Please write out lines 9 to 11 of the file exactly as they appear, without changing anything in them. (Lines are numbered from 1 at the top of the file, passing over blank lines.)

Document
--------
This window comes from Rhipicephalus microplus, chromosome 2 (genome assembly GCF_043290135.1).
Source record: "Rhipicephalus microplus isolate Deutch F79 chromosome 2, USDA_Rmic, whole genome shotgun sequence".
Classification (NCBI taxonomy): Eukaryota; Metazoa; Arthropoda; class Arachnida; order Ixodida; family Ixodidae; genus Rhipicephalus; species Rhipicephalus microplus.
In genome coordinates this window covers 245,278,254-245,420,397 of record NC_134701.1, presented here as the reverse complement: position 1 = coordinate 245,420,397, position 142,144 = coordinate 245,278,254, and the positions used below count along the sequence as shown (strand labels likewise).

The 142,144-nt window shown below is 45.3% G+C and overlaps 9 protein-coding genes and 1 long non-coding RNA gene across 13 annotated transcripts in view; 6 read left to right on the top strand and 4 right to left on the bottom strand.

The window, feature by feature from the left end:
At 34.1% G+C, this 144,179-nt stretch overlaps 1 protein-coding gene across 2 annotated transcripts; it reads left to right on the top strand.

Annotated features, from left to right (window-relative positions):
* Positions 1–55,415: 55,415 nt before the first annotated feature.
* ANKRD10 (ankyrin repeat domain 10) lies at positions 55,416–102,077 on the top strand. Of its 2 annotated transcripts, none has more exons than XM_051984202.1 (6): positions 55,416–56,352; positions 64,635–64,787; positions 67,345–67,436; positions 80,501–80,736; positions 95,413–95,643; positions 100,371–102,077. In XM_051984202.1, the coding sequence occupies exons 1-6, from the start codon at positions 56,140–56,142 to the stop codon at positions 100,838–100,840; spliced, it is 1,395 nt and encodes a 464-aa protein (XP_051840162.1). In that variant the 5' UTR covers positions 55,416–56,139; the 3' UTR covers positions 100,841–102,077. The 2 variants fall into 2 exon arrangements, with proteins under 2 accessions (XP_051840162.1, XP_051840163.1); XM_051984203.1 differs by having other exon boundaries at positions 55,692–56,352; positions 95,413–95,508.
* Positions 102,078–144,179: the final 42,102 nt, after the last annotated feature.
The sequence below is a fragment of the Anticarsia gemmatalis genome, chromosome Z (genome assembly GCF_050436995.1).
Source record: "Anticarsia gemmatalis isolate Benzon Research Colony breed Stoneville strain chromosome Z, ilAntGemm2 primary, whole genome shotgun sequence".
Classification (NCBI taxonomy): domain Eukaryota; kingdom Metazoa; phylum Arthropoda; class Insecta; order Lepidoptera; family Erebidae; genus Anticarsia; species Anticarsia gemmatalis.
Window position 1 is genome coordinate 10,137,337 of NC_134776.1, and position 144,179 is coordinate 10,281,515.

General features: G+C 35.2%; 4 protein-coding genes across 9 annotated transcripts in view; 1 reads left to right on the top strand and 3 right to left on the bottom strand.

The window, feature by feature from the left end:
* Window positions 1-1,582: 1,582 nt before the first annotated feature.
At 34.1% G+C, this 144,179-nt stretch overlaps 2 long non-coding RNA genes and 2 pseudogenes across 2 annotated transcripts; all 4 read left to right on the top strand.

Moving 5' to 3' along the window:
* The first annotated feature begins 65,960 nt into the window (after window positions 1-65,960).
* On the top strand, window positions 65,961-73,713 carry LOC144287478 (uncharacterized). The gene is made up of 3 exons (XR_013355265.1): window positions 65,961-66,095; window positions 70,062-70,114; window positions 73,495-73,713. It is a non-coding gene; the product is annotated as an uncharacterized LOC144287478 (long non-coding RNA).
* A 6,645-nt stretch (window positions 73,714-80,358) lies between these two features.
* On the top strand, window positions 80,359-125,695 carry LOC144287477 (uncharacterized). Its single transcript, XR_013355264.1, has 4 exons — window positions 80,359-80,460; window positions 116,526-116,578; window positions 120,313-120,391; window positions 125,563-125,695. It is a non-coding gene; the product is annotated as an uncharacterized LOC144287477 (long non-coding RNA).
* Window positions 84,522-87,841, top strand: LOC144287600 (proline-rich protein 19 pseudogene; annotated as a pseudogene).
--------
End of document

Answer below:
* Positions 1–55,415: 55,415 nt before the first annotated feature.
* ANKRD10 (ankyrin repeat domain 10) lies at positions 55,416–102,077 on the top strand. Of its 2 annotated transcripts, none has more exons than XM_051984202.1 (6): positions 55,416–56,352; positions 64,635–64,787; positions 67,345–67,436; positions 80,501–80,736; positions 95,413–95,643; positions 100,371–102,077. In XM_051984202.1, the coding sequence occupies exons 1-6, from the start codon at positions 56,140–56,142 to the stop codon at positions 100,838–100,840; spliced, it is 1,395 nt and encodes a 464-aa protein (XP_051840162.1). In that variant the 5' UTR covers positions 55,416–56,139; the 3' UTR covers positions 100,841–102,077. The 2 variants fall into 2 exon arrangements, with proteins under 2 accessions (XP_051840162.1, XP_051840163.1); XM_051984203.1 differs by having other exon boundaries at positions 55,692–56,352; positions 95,413–95,508.
* Positions 102,078–144,179: the final 42,102 nt, after the last annotated feature.